The Website and Blog of HR Author and Speaker Lori Kleiman

Workplace Flexibility Engages Employees

Flexibility engages employees!Everywhere we turn we hear that employees are being pulling in many directions. Demands of our organizations remain high as we rebound from one of the worst economic climates of our time. Employees are looking to connect with employers that understand their lives exist beyond the walls of your organization.

Allowing your employees to be flexible will create a greater sense of empowerment, buy-in and engagement. There is an article in Forbes which states the 5 reasons that workplace flexibility works. Managers have access to a larger talent pool, and you send employees the ultimate message that they are mature adults trusted to get the job done.

My daughter is a great example. At 24 years old she has recently moved back to Chicago and is building a life for herself as an adult. She has a responsible position with a large research organization, but is also involved in two social service organizations, a sports league and plays cribbage weekly at a local bar! Her organization has a very flexible work from home policy, which she uses as needed. Most of her work is Internet based, and as a national organization most meetings occur via conference call. It has been very beneficial when we get horrible snow in Chicago – she finds she is far more productive those days to start work promptly from home rather than deal with a two hour commute on public transportation arriving at work frustrated and wet. She has been approached by headhunters to move positions, but her first question is not that of salary, but rather what paid time off and tele-commuting benefits are available.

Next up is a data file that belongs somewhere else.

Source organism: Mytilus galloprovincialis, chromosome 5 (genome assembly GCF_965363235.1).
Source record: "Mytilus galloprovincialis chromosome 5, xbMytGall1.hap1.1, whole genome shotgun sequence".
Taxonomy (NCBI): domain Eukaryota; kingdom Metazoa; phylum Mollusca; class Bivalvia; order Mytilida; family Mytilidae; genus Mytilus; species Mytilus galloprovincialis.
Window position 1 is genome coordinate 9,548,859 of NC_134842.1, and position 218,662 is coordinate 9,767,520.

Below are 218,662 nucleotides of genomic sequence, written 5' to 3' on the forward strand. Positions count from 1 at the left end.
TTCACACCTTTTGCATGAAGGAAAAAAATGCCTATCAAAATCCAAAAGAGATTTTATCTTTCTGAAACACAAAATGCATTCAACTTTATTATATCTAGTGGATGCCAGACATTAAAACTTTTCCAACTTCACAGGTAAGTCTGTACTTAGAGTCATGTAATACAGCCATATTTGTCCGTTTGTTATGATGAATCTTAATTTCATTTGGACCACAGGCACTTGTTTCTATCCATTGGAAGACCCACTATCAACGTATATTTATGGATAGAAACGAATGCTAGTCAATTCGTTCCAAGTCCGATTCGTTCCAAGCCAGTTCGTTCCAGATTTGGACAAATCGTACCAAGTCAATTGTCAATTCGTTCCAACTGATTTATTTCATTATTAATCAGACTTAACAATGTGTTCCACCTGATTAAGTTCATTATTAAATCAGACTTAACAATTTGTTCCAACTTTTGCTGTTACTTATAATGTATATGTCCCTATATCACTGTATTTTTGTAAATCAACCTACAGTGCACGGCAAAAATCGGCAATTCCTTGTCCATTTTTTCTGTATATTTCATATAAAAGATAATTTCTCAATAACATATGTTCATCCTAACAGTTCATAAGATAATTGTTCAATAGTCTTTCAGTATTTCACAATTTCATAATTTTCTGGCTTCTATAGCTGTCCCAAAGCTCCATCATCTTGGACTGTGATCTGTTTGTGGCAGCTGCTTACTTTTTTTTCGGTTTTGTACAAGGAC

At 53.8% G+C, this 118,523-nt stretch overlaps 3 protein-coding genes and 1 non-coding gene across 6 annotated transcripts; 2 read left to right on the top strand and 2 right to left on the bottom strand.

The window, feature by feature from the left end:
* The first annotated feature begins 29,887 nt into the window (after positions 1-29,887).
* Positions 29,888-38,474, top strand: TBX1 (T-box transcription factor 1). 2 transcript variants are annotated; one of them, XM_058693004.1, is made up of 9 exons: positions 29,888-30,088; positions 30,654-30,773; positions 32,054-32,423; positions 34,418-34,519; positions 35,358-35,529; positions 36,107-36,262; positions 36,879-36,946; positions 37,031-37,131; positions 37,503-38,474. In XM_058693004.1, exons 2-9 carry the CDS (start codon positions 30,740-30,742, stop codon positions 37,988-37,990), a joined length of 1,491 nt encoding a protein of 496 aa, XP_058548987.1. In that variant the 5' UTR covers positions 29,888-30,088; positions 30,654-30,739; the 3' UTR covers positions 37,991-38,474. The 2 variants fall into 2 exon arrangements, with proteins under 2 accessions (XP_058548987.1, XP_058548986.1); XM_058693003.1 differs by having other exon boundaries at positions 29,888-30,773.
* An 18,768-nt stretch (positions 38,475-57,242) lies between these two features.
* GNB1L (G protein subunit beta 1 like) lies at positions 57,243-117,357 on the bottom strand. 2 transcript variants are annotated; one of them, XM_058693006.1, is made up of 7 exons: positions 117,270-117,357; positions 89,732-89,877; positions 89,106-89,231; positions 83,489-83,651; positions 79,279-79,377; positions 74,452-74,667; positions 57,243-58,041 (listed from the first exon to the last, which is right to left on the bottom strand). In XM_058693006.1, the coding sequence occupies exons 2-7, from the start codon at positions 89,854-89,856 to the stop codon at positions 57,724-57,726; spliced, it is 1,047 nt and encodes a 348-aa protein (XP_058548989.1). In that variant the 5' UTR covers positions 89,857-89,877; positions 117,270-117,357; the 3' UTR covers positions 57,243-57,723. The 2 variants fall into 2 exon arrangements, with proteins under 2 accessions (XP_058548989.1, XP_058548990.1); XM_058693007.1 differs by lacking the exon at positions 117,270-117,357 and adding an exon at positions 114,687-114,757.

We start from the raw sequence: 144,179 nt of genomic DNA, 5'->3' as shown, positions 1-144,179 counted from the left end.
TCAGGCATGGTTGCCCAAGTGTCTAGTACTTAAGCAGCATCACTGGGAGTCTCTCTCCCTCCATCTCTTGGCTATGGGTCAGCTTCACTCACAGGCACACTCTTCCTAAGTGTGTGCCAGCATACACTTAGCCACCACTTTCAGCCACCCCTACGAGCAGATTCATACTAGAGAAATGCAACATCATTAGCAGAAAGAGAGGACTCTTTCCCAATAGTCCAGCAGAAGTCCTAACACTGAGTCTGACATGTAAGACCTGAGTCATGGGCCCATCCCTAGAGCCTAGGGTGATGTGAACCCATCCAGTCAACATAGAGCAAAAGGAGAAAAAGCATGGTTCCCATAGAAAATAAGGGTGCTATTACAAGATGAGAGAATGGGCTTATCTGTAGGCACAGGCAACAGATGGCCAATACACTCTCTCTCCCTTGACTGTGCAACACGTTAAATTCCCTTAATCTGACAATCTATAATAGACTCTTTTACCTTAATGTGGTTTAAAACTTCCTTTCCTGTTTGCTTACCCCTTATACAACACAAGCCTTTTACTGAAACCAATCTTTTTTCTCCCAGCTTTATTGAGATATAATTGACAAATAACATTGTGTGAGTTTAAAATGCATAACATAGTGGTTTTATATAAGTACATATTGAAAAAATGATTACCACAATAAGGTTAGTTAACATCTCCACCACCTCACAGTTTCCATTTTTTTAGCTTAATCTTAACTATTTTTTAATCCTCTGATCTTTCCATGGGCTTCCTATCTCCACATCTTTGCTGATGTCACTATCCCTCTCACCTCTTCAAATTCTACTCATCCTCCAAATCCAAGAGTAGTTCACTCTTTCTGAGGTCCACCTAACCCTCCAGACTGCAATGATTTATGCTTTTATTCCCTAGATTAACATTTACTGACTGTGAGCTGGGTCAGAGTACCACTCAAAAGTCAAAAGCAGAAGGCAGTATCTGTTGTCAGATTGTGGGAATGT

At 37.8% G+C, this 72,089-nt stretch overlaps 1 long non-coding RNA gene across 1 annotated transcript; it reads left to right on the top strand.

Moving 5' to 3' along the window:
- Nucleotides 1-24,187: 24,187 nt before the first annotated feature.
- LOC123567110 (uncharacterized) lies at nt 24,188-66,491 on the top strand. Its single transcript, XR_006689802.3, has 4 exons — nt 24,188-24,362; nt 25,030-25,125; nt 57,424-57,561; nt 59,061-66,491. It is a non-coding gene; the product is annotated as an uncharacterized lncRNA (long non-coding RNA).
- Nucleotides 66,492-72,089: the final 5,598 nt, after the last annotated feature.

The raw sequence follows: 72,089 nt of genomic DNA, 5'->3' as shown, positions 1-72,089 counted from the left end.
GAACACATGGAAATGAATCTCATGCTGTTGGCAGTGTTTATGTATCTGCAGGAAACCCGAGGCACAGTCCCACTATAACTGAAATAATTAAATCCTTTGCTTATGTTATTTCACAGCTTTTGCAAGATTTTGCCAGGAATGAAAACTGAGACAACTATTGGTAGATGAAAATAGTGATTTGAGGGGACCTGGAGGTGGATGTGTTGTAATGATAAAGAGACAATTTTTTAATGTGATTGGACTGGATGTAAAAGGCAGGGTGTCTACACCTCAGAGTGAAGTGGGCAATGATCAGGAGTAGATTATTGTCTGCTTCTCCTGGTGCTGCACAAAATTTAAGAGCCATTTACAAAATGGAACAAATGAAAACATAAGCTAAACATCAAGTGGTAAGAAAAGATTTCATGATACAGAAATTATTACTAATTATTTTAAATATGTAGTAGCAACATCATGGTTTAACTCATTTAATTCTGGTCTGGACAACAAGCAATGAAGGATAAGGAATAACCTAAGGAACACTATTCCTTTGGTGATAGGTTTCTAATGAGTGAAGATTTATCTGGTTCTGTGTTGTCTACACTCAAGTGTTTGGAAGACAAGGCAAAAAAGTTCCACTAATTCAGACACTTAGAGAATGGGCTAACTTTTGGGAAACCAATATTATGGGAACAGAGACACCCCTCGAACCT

Another situation of flexibility is the day your workday begins. Many employees have commitments with children, but even those that take exercise in the morning seriously or the need to just organize their home may appreciate having control of their own time. Flextime is a great option to ease stress many of our employees feel. Consider if there is a real reason to have the entire workforce start at the same time. If not, work a schedule where everyone is in the office for the same period of “core working hours” but people are allowed to come and go on either side of that. Generally it works well if employees know they must be at work between 9-3:30, but are free to work their eight hour time frame on either side of that. The same would be true with making a decision to have a 30 minute or one hour lunch. If it doesn’t matter to the operational side of the business, consider providing employees flexibility to choose.

There are always those employees that use workplace flexibility as a reason to take an extra vacation day, or take an hour lunch when they have agreed to 30 minutes. In my experience, this is the exception not the rule. Properly document the unacceptable behavior of the few – but don’t remove the privilege from your entire organization.

The Department of Labor provides an excellent toolkit for addressing the issue of Flexible workplaces.  You can also reach out to your trusted HR professional for help establishing guidelines that will work in your organization.


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